Burns also worked to collect and preserve Scottish folk songs, sometimes revising, expanding, and adapting them. One of the better known of these collections is The Merry Muses of Caledonia (the title is not Burns'), a collection of bawdy lyrics that were popular in the music halls of Scotland as late as the 20th century. Many of Burns' most famous poems are songs with the music based upon older traditional songs. For example, Auld Lang Syne is set to the traditional tune Can Ye Labour Lea, A Red, Red Rose is set to the tune of Major Graham and The Battle of Sherramuir is set to the Cameronian Rant.

Failing health and death

Robert Burns Mausoleum at St. Michael's churchyard in Dumfries.
The death room of Robert Burns

As his health began to give way, Burns began to age prematurely and fell into fits of despondency. The habits of intemperance (alleged mainly by temperance activist James Currie[citation needed]) are said to have aggravated his long-standing possible rheumatic heart condition.[13] His death followed a dental extraction in winter 1795.

On the morning of 21 July 1796, Robert Burns died in Dumfries at the age of 37. The funeral took place on Monday 25 July 1796, also the day that his son Maxwell was born. He was at first buried in the far corner of St. Michael's Churchyard in Dumfries; however, his body was eventually moved in September 1815 to its final resting place, in the same cemetery, the Burns Mausoleum. Jean Armour was laid to rest with him in 1834.[14]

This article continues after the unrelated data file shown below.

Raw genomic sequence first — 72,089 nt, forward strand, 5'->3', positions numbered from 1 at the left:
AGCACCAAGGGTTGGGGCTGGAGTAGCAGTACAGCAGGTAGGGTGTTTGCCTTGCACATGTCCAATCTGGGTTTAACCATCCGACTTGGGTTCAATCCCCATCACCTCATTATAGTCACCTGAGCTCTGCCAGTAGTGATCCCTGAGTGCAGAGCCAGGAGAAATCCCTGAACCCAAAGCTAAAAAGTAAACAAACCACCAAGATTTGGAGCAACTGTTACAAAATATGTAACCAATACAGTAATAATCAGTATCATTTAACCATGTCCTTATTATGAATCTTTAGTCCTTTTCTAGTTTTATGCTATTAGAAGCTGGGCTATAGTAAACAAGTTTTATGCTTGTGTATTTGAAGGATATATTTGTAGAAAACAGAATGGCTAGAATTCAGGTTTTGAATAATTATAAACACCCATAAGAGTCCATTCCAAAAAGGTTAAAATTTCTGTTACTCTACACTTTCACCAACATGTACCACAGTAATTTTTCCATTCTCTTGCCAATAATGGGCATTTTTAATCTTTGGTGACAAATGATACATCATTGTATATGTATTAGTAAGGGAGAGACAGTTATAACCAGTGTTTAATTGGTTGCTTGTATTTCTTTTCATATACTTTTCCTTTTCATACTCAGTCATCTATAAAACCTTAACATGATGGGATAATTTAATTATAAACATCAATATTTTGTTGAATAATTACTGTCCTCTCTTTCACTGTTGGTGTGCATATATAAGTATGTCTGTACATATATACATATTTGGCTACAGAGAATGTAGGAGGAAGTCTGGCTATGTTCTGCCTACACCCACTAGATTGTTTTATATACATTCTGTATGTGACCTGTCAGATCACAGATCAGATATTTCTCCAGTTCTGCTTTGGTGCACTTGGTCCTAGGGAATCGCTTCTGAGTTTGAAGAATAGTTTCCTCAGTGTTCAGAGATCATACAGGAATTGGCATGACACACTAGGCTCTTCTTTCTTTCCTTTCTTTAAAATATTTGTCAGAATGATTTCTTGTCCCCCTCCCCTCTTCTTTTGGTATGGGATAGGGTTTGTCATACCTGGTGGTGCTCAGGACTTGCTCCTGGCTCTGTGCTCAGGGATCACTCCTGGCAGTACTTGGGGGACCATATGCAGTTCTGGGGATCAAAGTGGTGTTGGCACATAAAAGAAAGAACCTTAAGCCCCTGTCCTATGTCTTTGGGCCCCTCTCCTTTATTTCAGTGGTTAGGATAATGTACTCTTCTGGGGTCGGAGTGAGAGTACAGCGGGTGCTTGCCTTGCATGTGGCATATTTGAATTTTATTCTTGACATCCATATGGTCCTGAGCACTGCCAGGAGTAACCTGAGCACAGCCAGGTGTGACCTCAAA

His widow, Jean, had taken steps to secure his movable estate, partly by liquidating two promissory notes amounting to fifteen pounds sterling (about 1,100 pounds at 2009 prices).[15] The family went to the Court of Session in 1798 with a scheme to support his surviving children by publishing a four volume edition of his complete works and a biography written by Dr James Currie. Subscriptions were raised to meet the initial cost of publication, which was in the hands of Thomas Cadell and William Davies in London and William Creech, bookseller in Edinburgh [16]Hogg records that fund-raising for Burns' family was embarrassingly slow, and it took several years to accumulate significant funds through the efforts of John Syme and Alexander Cunningham. [17]

Burns was posthumously given the freedom of the town.[citation needed] Hogg records that Burns was given the freedom of the Burgh of Dumfries on 4 June 1787, years before his death, and was also made an Honorary Burgess of Dumfries.[18]

Literary style

Burns' poetry drew upon a substantial familiarity and knowledge of Classical, Biblical, and English literature, as well as the Scottish Makar tradition.[citation needed] Burns was skilled in writing not only in the Scots language but also in the Scottish English dialect of the English language. Some of his works, such as Love and Liberty (also known as The Jolly Beggars), are written in both Scots and English for various effects.[citation needed]

His themes included republicanism (he lived during the French Revolutionary period) and Radicalism which he expressed covertly in Scots Wha Hae, Scottish patriotism, anticlericalism, class inequalities, gender roles, commentary on the Scottish Kirk of his time, Scottish cultural identity, poverty, sexuality, and the beneficial aspects of popular socialising (carousing, Scotch whisky, folk songs, and so forth).[citation needed]

The strong emotional highs and lows associated with many of Burns' poems have led some, such as Burns biographer Robert Crawford,[19] to suggest that he suffered from manic depression—a hypothesis that has been supported by analysis of various samples of his handwriting. Burns himself referred to suffering from episodes of what he called "blue devilism". However, the National Trust for Scotland has downplayed the suggestion on the grounds that the evidence is not sufficient to support the claim.[20]